Thursday, January 31, 2008

Pre-Mardi Gras

Direct from Louisiana

My good friend and co-worker, Chuck Taggart, had a King Cake delivered direct from Haydel's Bakery in New Orleans today! Yummmmmmmmm! Chuck was kind enough to share it with us at the office today.

Chuck and Ron (Kevin in background)
From the Haydel's website, here's the history of the King Cake: In New Orleans' revelry and religious tradition are the ties that bind during Mardi Gras. Thus, it's not surprising that the origin of the modern King Cake can be traced back to the Middle Ages, when popular devotion during Christmas turned to the Three Wise Men, or Kings, who had followed a star and paid homage to Christ. Epiphany, the end of the Christmas celebration and the 12th night after the birth of Christ, came to be known as "Twelfth Night," a time for pageants and giving special "King" presents to children. Today in New Orleans, the King Cake is an oval-shaped braided coffee cake which is decorated with cinnamon sugar in the official Mardi Gras colors - gold (for power), green (faith), and purple (justice) - and contains a tiny plastic baby that has replaced the coin used in medieval times. The person who gets the slice of cake with the baby in it must host the next party; at some parties, they are crowned king or queen.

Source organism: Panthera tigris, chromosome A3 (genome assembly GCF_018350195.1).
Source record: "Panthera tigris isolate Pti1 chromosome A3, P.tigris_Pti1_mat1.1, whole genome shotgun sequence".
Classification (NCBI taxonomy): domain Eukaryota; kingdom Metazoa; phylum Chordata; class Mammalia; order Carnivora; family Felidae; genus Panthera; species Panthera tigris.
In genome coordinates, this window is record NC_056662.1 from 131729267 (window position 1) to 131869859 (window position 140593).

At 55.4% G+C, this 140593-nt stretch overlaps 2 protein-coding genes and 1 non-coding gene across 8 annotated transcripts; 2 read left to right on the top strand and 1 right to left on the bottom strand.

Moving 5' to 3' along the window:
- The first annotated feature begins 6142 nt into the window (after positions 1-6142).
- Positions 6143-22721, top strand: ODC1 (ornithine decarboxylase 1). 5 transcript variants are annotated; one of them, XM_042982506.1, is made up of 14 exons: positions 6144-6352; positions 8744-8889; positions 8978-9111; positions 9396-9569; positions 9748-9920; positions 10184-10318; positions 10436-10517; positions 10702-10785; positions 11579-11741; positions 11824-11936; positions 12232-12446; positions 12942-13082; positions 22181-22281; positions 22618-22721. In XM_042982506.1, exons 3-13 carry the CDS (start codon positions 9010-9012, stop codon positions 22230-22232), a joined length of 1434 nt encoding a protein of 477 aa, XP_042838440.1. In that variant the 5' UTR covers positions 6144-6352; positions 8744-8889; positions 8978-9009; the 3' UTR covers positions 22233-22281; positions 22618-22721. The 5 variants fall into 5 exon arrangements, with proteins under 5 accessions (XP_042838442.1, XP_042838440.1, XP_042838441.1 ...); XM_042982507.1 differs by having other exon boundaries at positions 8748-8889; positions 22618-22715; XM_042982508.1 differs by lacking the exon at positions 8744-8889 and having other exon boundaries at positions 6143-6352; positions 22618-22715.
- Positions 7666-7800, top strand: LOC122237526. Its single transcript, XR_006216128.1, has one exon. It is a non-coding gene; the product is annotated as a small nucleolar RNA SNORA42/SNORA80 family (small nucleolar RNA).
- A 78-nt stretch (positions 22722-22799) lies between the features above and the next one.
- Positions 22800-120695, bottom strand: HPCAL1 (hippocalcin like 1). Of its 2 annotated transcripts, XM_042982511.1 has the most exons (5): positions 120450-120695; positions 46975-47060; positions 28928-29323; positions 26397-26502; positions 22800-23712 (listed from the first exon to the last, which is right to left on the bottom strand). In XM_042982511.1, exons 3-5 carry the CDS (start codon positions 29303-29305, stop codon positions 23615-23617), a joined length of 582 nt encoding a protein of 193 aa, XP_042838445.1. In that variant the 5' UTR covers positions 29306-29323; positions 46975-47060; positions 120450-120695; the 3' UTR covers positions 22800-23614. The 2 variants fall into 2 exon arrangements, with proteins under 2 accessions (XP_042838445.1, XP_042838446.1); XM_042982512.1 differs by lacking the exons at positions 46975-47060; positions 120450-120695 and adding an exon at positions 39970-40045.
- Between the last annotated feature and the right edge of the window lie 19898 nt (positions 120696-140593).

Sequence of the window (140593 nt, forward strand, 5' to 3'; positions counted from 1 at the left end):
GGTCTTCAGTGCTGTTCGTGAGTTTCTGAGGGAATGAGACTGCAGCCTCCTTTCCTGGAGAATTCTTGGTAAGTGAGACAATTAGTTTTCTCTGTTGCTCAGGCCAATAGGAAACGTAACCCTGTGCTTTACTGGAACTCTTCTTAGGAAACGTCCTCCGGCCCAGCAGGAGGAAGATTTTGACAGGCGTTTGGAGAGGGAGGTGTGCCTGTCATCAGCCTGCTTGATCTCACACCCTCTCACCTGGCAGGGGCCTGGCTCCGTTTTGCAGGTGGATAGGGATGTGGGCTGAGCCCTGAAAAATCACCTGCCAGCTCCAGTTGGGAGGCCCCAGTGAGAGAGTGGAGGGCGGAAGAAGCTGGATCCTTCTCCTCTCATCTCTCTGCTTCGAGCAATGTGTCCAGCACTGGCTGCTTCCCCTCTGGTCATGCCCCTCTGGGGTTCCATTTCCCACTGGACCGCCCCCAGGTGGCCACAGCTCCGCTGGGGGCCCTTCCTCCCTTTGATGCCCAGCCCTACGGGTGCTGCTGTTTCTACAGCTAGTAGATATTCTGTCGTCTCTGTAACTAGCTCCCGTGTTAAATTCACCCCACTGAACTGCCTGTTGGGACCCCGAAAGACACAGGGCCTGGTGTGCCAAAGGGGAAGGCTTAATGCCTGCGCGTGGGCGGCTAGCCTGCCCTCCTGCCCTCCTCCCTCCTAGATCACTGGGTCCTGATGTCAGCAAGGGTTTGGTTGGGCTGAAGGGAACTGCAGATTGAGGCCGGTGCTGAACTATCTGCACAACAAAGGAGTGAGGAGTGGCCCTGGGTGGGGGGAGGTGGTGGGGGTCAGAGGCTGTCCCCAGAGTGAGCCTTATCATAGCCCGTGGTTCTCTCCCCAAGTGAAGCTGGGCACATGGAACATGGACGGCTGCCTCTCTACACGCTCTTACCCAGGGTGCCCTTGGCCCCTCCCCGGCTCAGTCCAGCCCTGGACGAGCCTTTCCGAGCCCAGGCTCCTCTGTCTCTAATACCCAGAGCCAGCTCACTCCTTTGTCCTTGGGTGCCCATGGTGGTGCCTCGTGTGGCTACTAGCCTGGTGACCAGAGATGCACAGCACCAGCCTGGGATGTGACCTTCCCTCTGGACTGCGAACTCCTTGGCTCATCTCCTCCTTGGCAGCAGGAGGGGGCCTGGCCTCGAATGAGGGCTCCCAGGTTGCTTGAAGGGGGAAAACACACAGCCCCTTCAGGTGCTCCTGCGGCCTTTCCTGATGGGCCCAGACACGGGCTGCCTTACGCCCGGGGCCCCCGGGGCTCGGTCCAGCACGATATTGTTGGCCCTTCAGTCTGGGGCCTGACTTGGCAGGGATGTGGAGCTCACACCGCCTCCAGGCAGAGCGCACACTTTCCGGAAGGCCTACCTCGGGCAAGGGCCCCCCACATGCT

The cake, a gift shared by family, friends and revelers alike, is eaten between the Twelfth Night and Fat Tuesday, the beginning of Lent. However, the cake often begins appearing during Christmas.
It's a tradtion, that whoever gets the piece of cake with the "baby" baked inside will bring the King Cake next year. So happens, Chuck got that piece today, but he quickly gave it to Ron! I love how Haydel's just stuck the baby on the bottom of the cake instead of actually baking it inside. On second thought, maybe this is a better idea, since the baby is made from plastic and would probably melt. Older traditions had the baby made out of ceramic. Also, it was custom to use a bean instead of a baby.
Lucky Ron
Haydel's includes a complimentary collectible statue of a New Orleans figure with each cake, in addition to Mardi Gras beads, doubloons and a written history of the King Cake. Thanks for the treat, Chuck!
This year's collectible statue is a Baker